A genetic mutation which causes the most common form of eye cancer has been discovered by experts in the US.
According to the report, published in the New England Journal of Medicine, researchers have isolated an oncogene called GNA11 and have found that it is present in more than 40 per cent of tumour samples taken from patients with uveal melanoma.
Dr Boris Bastian, chair of the department of pathology at Memorial Sloan-Kettering Cancer Center and senior author of the study, said that once this type of melanoma has spread beyond the eye, therapeutic options are "extremely limited".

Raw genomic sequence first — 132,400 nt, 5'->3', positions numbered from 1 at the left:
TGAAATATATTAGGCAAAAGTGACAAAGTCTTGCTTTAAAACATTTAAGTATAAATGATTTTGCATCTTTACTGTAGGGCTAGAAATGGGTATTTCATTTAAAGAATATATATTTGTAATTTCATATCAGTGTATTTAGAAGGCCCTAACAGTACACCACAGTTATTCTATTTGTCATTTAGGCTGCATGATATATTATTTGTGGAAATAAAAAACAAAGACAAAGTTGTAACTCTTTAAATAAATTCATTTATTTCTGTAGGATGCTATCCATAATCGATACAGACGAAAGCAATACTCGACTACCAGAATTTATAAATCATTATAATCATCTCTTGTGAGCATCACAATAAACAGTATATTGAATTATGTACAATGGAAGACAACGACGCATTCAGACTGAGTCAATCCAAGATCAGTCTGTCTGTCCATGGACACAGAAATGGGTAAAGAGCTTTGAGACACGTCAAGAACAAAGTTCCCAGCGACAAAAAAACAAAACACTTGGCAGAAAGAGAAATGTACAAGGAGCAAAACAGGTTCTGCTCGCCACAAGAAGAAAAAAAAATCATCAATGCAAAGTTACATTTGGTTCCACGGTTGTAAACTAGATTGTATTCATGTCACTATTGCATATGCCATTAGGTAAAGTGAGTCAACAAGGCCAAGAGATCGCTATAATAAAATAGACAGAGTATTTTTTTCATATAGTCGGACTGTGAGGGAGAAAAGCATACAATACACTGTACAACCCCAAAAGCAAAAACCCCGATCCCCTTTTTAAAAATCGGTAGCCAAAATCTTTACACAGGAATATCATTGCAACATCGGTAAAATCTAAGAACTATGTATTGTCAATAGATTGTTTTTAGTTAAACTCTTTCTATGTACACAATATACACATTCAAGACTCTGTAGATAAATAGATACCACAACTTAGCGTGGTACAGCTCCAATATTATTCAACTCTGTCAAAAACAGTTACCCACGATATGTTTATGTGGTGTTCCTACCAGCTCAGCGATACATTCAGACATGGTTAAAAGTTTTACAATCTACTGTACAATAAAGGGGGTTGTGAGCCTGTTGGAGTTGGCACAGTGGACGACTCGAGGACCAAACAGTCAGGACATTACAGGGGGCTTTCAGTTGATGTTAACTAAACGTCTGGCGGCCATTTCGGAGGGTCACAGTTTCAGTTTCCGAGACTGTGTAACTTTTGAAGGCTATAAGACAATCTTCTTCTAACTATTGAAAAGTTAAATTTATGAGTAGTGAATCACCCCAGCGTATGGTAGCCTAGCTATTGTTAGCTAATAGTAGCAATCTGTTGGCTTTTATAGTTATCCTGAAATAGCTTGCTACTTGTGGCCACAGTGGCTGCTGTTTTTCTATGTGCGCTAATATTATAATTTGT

He added: "These findings are significant because we now have a much better understanding of the precise mechanism of this disease, which may yield targets and treatments in the future."
Also recently, a report published by researchers from the University of Michigan showed that people with poor eyesight may be at an increased risk of developing dementia, but can reduce this risk by having their vision treated.
by Emily Tait